I am puzzled by my blood sugar pattern. I am not on any medications. My morning fasting blood sugar is always the highest of the day—between 120 and 140 mg/dl. The rest of the day it is in the normal range. Why does this occur? Continue reading >>

Help! High Blood Sugars In The Morning, Fine The Rest Of The Day!

Help! High Blood Sugars In The Morning, Fine The Rest Of The Day!

Diabetes Forum The Global Diabetes Community Find support, ask questions and share your experiences. Join the community Help! High Blood Sugars in the morning, fine the rest of the day! I am hoping some people might be able to offer some advice. I am 27 and have had diabetes for 25 years. I am usually well controlled (especially in the past 5 years) however for the past few months I have been waking up with high blood sugars each morning. And I mean high- this morning I was 17.2. I take Glargine (split dose am and pm) and then carb count with Humalog during the day. The rest of the day I am absolutely fine, running at between 4 and 6 most of the time. And there seems to be no pattern to the highs. Most mornings I am around 12-15 but sometime I am normal at 5. I tried cutting out desserts, eating earlier, eating later but nothing seems to change. My doctor suggested increasing my Glargine, which I did for a couple of weeks but I was hypoing all over the place so I have gone back to the original dose. Has anyone ever had anything similar? Or does anyone have any advice? I am pretty much up for trying anything right now as I feel so awful when I wake up Yes, I have done the thing where you test every 2 hours through the night - and it seems to be in the last few hours before waking up (I usually get up at 7am). To me this suggests I am running out of insulin in those last few hours, but is there a way to combat that? I am pretty good at rotating my injection sites. I have to admit I am not sleeping great, but I havnt for a number of years and its only in the last few months that this has become an issue! Thanks for your response, I will try rotating my sites abit more to see if it helps I had the same issue for the longest time and my doctor got me one of those devices (c Continue reading >>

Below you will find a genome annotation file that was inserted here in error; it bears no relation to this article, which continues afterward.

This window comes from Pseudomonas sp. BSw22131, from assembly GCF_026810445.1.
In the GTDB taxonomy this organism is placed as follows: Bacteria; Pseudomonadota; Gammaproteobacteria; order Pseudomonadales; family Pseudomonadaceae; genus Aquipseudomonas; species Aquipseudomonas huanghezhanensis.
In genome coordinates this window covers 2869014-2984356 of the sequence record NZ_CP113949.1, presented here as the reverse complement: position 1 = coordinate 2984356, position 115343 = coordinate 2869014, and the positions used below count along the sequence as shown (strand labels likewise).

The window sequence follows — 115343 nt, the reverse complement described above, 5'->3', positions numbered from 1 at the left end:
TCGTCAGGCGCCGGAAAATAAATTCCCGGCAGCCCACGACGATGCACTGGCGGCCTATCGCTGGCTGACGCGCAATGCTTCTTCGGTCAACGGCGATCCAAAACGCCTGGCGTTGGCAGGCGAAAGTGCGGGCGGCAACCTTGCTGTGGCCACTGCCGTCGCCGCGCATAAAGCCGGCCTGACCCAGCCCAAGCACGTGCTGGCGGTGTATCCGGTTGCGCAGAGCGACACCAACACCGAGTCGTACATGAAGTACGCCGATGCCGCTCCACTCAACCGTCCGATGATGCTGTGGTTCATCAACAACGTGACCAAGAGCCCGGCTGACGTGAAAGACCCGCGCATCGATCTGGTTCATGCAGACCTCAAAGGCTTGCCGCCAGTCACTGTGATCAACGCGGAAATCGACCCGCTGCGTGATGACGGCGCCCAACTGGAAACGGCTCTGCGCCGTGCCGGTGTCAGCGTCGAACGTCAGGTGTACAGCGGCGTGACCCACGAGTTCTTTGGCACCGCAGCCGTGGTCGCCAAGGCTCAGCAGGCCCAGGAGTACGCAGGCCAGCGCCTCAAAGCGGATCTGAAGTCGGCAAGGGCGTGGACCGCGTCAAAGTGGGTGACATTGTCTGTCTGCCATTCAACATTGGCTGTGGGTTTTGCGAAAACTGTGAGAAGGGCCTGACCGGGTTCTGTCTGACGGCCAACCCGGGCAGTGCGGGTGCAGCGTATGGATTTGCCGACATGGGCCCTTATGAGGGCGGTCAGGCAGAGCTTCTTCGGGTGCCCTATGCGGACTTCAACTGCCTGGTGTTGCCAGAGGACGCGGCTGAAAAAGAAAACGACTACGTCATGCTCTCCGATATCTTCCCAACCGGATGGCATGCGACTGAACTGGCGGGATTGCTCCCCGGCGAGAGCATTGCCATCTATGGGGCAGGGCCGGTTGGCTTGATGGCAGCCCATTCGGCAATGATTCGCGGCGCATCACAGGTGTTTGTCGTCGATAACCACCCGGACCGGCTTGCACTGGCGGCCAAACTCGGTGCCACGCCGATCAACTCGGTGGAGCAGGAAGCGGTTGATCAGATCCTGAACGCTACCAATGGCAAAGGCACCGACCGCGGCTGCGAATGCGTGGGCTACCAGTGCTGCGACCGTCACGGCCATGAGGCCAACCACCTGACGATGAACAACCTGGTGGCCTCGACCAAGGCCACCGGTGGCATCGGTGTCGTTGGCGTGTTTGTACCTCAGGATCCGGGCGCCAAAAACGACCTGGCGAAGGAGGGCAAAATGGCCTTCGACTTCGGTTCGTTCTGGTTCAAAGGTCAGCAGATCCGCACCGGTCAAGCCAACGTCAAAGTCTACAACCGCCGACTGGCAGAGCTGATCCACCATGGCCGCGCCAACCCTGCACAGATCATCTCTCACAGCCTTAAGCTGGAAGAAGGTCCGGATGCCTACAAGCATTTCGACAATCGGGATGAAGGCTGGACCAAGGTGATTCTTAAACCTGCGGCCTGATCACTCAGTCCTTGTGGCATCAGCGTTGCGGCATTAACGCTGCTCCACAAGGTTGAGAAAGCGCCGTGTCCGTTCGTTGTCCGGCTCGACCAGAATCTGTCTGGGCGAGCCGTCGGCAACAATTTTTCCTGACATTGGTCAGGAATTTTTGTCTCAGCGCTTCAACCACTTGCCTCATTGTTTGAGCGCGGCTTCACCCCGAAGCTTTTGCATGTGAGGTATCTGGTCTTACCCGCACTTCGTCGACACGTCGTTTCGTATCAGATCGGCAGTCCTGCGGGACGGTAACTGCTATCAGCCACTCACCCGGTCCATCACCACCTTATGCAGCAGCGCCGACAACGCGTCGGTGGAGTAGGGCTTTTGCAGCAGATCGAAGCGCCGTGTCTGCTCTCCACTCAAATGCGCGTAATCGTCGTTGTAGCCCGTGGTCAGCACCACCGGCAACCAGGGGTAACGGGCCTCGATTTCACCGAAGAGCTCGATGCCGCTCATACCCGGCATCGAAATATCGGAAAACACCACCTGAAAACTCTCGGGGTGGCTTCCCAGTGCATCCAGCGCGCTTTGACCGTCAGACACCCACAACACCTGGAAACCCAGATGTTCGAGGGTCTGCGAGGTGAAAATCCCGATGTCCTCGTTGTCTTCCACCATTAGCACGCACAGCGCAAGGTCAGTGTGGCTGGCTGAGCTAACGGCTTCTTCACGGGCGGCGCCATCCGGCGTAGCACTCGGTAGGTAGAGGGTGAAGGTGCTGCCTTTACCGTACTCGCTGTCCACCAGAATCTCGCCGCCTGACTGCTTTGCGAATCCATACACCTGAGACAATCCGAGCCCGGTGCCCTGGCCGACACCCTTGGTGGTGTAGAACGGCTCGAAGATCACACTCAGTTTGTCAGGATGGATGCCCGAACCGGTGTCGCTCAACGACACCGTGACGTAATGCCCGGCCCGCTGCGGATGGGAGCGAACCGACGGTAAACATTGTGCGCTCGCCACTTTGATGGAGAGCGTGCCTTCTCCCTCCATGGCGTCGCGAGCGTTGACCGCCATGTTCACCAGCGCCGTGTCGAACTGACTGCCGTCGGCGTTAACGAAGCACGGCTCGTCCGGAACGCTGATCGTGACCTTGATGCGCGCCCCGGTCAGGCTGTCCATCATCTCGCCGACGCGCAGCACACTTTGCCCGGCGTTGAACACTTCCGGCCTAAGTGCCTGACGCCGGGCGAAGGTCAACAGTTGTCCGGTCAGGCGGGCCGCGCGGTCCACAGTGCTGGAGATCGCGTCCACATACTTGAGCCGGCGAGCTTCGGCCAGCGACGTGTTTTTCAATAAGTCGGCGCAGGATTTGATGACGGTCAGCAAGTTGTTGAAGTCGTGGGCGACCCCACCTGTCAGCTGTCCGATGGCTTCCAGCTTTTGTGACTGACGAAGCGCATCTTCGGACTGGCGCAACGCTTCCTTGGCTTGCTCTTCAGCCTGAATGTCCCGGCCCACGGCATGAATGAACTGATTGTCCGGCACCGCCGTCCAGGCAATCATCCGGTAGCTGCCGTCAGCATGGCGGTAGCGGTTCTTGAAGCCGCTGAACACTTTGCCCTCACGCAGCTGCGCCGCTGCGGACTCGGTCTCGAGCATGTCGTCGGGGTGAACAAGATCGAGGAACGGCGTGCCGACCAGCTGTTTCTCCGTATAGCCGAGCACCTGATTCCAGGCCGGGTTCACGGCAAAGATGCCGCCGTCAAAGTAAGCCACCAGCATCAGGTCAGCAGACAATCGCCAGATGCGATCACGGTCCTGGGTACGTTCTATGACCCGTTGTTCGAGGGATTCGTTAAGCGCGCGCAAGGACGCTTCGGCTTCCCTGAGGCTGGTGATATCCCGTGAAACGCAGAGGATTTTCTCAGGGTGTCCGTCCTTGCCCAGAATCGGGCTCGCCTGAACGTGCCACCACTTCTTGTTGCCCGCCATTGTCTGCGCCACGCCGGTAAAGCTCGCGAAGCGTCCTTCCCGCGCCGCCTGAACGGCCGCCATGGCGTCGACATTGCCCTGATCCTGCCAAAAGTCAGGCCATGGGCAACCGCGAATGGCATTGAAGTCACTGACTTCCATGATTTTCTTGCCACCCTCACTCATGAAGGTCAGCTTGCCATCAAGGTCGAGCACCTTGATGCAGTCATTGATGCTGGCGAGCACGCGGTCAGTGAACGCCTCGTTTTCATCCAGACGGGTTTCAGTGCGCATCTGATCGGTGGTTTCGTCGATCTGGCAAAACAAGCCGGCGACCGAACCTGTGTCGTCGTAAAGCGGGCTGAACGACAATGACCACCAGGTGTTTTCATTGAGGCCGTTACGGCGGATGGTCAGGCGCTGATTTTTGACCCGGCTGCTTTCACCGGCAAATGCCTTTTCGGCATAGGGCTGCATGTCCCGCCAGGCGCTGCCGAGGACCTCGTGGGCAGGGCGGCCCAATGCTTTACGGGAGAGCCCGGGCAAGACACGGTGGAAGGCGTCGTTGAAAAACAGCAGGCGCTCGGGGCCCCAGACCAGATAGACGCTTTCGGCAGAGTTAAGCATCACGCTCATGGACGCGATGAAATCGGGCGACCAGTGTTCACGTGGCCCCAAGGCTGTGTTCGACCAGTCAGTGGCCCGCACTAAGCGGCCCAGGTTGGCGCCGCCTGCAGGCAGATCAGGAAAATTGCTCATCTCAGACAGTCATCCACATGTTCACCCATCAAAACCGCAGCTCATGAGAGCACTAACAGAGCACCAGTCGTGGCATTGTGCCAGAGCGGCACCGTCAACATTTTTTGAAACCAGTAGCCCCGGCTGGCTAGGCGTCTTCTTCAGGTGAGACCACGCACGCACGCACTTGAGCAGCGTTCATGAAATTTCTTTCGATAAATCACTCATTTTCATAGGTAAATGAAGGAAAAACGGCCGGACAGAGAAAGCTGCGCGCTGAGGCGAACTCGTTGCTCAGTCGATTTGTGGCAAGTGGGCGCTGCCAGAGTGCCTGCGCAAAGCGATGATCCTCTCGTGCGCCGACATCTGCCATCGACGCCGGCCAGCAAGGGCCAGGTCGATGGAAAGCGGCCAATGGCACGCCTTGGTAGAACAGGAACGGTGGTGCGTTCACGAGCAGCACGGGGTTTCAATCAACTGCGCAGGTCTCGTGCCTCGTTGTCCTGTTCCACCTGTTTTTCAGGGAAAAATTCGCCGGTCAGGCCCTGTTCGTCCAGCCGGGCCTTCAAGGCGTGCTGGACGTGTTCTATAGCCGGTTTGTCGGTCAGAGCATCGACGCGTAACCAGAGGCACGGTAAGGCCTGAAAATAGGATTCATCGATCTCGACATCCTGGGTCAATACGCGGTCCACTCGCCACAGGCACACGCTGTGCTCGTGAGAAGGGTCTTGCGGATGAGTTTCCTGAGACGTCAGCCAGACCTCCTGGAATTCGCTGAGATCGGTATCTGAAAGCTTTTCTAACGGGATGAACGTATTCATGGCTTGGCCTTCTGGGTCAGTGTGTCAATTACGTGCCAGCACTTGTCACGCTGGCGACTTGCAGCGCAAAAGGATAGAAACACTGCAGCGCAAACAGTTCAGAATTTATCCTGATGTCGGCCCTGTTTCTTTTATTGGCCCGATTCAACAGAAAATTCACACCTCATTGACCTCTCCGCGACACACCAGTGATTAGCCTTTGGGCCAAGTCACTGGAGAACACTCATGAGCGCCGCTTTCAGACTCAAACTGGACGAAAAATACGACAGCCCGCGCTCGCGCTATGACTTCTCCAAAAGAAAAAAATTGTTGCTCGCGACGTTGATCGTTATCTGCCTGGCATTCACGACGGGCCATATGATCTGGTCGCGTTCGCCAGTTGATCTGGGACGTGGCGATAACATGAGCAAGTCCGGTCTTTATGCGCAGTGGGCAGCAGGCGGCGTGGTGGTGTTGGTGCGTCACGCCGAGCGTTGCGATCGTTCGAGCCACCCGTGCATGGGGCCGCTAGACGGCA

The Dawn Effect: Tips For Fixing High Morning Blood Sugars

The Dawn Effect: Tips For Fixing High Morning Blood Sugars

An early morning spike in the blood sugar can be a sign of poorly-controlled diabetes or something called the Dawn Effect. Here's what you can do. The dawn phenomenon sometimes called the dawn effect, is the term given to an early morning spike in the fasting blood sugar in an individual with diabetes. Typically occurring between 2 and 8 AM, it can be frustrating for those who are making every effort to control their blood sugar. Fortunately, the dawn phenomenon can be effectively managed. Why it Happens Everyone—those with or without diabetes—experiences a rise in blood sugar in the early morning. “There is a surge in growth hormone secretion in the early morning and this appears to be the hormone that may be the most responsible for the dawn phenomenon, at least in people with type 1 diabetes,” says Robert Courgi, MD, a hospitalist and endocrinologist at Southside Hospital in Bay Shore, New York. “The dawn phenomenon is apparently not only responsible for a rise in fasting glucose, but it can also account for an exaggerated rise in post-breakfast blood glucose.” Growth hormone, as well as hormones like cortisol, are “get-up hormones that work to get us started on our day,” explains Yan Yan Sally Xie, MD, an endocrinologist at Long Island Jewish Medical Center in New Hyde Park, New York and North Shore University Hospital in Manhasset, New York. “But all these hormones cause glucose levels to rise.” In a person who doesn’t have diabetes, there is sufficient insulin to cope with the blood glucose, or sugar, when it rises, Dr. Courgi says. “But in someone with diabetes, there’s just not enough insulin to control the sugar,” he adds. The pancreas isn’t able to produce insulin as needed, so the blood glucose rises. The Consequences of High Blo Continue reading >>